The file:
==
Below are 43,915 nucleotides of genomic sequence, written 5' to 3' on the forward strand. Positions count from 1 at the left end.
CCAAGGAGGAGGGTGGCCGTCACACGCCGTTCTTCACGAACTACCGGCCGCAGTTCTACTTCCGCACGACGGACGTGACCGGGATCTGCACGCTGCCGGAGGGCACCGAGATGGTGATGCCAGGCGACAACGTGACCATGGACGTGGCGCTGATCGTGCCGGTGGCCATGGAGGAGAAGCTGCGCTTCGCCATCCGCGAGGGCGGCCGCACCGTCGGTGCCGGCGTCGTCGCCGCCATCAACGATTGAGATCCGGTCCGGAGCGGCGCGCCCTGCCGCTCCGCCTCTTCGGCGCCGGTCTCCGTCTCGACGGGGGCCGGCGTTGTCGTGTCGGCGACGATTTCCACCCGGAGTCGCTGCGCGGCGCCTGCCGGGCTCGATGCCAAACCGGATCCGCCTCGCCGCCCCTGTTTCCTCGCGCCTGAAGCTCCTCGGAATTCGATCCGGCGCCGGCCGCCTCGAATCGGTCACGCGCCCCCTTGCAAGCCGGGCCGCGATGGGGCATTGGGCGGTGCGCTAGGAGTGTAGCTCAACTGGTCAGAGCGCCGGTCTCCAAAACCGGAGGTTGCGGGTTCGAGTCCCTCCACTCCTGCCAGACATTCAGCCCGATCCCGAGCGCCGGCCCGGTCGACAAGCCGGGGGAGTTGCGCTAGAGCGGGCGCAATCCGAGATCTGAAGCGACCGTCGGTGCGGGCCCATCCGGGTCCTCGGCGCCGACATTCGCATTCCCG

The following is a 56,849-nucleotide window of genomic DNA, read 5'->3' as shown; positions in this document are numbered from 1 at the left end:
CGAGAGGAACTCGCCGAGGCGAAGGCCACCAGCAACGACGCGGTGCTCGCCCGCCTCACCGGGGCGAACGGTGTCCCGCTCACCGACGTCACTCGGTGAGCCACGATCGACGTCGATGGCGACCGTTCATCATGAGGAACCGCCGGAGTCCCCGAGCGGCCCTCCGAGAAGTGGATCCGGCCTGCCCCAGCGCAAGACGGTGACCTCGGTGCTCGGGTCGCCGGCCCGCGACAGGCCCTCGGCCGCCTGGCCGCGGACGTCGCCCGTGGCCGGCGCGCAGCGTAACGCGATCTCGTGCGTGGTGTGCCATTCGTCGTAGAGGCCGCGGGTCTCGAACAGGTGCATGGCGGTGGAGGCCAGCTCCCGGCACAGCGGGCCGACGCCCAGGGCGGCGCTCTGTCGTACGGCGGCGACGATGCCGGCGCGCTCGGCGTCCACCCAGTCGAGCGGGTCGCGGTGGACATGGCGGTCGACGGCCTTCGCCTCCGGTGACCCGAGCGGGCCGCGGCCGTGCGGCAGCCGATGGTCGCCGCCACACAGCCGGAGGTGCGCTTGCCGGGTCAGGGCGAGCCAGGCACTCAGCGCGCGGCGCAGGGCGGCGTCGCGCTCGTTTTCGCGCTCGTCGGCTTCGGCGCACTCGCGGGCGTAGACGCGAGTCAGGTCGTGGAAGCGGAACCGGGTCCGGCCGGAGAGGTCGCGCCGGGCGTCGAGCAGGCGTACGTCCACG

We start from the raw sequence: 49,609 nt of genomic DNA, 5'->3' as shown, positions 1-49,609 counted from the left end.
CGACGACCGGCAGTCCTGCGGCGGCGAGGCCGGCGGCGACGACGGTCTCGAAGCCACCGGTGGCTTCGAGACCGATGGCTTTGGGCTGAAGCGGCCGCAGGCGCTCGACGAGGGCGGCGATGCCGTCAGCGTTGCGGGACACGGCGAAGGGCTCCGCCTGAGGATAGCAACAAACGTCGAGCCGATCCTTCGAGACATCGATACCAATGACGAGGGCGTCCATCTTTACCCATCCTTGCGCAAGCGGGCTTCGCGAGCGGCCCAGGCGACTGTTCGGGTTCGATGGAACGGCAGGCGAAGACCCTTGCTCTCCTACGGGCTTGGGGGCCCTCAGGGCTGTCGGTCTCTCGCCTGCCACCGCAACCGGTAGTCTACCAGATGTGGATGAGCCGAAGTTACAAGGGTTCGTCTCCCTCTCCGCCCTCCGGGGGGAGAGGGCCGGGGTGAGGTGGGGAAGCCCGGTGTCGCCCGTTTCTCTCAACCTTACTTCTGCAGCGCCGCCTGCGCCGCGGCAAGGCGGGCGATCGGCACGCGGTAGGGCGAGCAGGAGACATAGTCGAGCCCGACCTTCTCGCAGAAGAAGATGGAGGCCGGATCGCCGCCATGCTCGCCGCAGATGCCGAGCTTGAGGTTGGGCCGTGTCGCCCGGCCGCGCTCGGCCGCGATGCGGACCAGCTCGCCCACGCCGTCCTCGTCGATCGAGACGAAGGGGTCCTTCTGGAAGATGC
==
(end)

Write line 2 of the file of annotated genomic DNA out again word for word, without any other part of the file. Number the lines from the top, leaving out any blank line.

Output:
CCAAGGAGGAGGGTGGCCGTCACACGCCGTTCTTCACGAACTACCGGCCGCAGTTCTACTTCCGCACGACGGACGTGACCGGGATCTGCACGCTGCCGGAGGGCACCGAGATGGTGATGCCAGGCGACAACGTGACCATGGACGTGGCGCTGATCGTGCCGGTGGCCATGGAGGAGAAGCTGCGCTTCGCCATCCGCGAGGGCGGCCGCACCGTCGGTGCCGGCGTCGTCGCCGCCATCAACGATTGAGATCCGGTCCGGAGCGGCGCGCCCTGCCGCTCCGCCTCTTCGGCGCCGGTCTCCGTCTCGACGGGGGCCGGCGTTGTCGTGTCGGCGACGATTTCCACCCGGAGTCGCTGCGCGGCGCCTGCCGGGCTCGATGCCAAACCGGATCCGCCTCGCCGCCCCTGTTTCCTCGCGCCTGAAGCTCCTCGGAATTCGATCCGGCGCCGGCCGCCTCGAATCGGTCACGCGCCCCCTTGCAAGCCGGGCCGCGATGGGGCATTGGGCGGTGCGCTAGGAGTGTAGCTCAACTGGTCAGAGCGCCGGTCTCCAAAACCGGAGGTTGCGGGTTCGAGTCCCTCCACTCCTGCCAGACATTCAGCCCGATCCCGAGCGCCGGCCCGGTCGACAAGCCGGGGGAGTTGCGCTAGAGCGGGCGCAATCCGAGATCTGAAGCGACCGTCGGTGCGGGCCCATCCGGGTCCTCGGCGCCGACATTCGCATTCCCG